Reading a new post in one of my favourite blogs (The Femme's Guide) a couple of days ago, I noticed a link to another blog: femme guy!. Awesome! Another male femme blog. I went there straight away.
It turns out that this one started over a year ago, with the following introduction:
Welcome to my fabulous new blog about femme guys! (Because, like everyone else, I desperately needed more reasons to spend time on the computer.)
I have noticed over the last little while (by which I mean, like, ten years) a distinct lack of internet resources targeting the community of femme guys. Believe me, I’ve looked. The most I’ve ever managed to find is one or two laudatory mentions in a few blogs, one or two Facebook and Livejournal communities, and a whole lot of hate.
And yet it’s not like there’s any lack of us. You can’t turn around in queer men’s spaces without walking right into a profusion of non-traditionally-masculine-presenting fellows. But you’d never notice it – our whole existence is silenced, denied, and (paradoxically) vigorously shouted down. A galaxy of kinks, fetishes, and types of every kind are catered to (so much the better!), but femme boys are nowhere to be found among them. (And yet someone must be having sex with us, considering how much of it we have.)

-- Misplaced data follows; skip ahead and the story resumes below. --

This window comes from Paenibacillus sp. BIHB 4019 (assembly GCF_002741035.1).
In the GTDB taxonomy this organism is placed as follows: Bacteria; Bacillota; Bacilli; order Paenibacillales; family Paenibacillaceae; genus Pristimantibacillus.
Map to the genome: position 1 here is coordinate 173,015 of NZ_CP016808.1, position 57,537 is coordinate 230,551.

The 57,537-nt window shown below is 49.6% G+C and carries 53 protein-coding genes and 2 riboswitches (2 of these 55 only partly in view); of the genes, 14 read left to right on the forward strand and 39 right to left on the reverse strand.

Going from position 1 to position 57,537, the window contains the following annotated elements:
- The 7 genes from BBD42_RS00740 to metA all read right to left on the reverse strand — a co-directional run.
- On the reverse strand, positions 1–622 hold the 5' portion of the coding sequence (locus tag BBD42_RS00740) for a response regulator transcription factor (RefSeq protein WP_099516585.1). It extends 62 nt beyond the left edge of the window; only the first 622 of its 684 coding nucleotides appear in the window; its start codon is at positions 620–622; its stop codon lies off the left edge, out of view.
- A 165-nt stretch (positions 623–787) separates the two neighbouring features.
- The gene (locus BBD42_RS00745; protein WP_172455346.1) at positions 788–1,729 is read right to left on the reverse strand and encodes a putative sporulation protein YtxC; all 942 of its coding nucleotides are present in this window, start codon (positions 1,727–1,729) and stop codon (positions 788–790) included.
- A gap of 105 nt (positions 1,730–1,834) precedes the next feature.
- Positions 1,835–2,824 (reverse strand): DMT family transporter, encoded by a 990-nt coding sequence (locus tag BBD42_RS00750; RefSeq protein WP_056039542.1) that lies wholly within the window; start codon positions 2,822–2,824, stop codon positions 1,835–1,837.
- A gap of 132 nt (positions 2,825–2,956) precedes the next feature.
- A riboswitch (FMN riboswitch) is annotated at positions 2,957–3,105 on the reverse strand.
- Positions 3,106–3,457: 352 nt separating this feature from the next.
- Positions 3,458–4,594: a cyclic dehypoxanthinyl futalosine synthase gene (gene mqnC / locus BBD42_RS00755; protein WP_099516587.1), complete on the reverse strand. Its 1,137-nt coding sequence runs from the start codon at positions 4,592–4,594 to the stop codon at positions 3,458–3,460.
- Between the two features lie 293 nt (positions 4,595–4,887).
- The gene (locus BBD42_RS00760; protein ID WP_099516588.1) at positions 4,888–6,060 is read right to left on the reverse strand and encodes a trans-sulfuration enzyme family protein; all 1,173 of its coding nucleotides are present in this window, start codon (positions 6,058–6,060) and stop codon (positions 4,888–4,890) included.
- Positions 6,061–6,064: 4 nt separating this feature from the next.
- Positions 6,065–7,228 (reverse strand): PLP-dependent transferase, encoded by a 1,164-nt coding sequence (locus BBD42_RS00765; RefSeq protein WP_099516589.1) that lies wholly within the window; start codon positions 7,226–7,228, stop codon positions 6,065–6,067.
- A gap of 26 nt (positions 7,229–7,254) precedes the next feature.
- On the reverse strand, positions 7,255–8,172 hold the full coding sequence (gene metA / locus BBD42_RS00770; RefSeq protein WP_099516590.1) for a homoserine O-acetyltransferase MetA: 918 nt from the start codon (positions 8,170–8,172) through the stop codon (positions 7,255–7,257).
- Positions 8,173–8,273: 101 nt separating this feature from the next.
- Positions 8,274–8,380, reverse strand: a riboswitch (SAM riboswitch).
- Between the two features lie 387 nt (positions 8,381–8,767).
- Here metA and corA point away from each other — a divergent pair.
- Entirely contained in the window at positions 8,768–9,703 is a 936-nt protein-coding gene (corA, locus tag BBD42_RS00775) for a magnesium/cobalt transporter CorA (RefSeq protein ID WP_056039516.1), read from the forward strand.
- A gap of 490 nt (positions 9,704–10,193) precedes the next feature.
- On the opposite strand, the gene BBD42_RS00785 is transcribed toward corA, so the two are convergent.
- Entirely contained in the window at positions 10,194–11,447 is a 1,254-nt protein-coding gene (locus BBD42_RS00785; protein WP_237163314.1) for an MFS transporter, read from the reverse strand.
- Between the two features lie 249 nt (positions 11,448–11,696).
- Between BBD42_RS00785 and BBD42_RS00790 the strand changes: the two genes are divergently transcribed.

So this is a blog about men, boys, and other male-identified folks of all varieties, embodiments, karyotypes, and histories who are femme, feminine, effeminate, non-masculine, faggy, nancy, sissy, faerie, limp-wristed, limp-fisted, genderqueer, gender enhanced, and gender euphoric – anything but gender-normative.
As you'll swiftly gather, femme guy is coming at this from a different direction to me: from queer men's space. Whereas my blog is coming from straight men's space. Or, perhaps more accurately, femme guy is coming from queer gay men's space and I'm coming from queer straight men's space. But anyway...
What I like most about femme guy is how he, as a gay man, is taking in a lot of ideas from trans writing (Julia Serano is a particular favourite of his). Because that's almost a mirror to my own journey: from a trans perspective (initially) and absorbing ideas from queer/gay writing (albeit more lesbian than gay male, but never mind). The result is that aspects of two men's very different identities – gay, straight, queer, trans – are all connecting at femme.
I just have to say: that pleases me immensely :)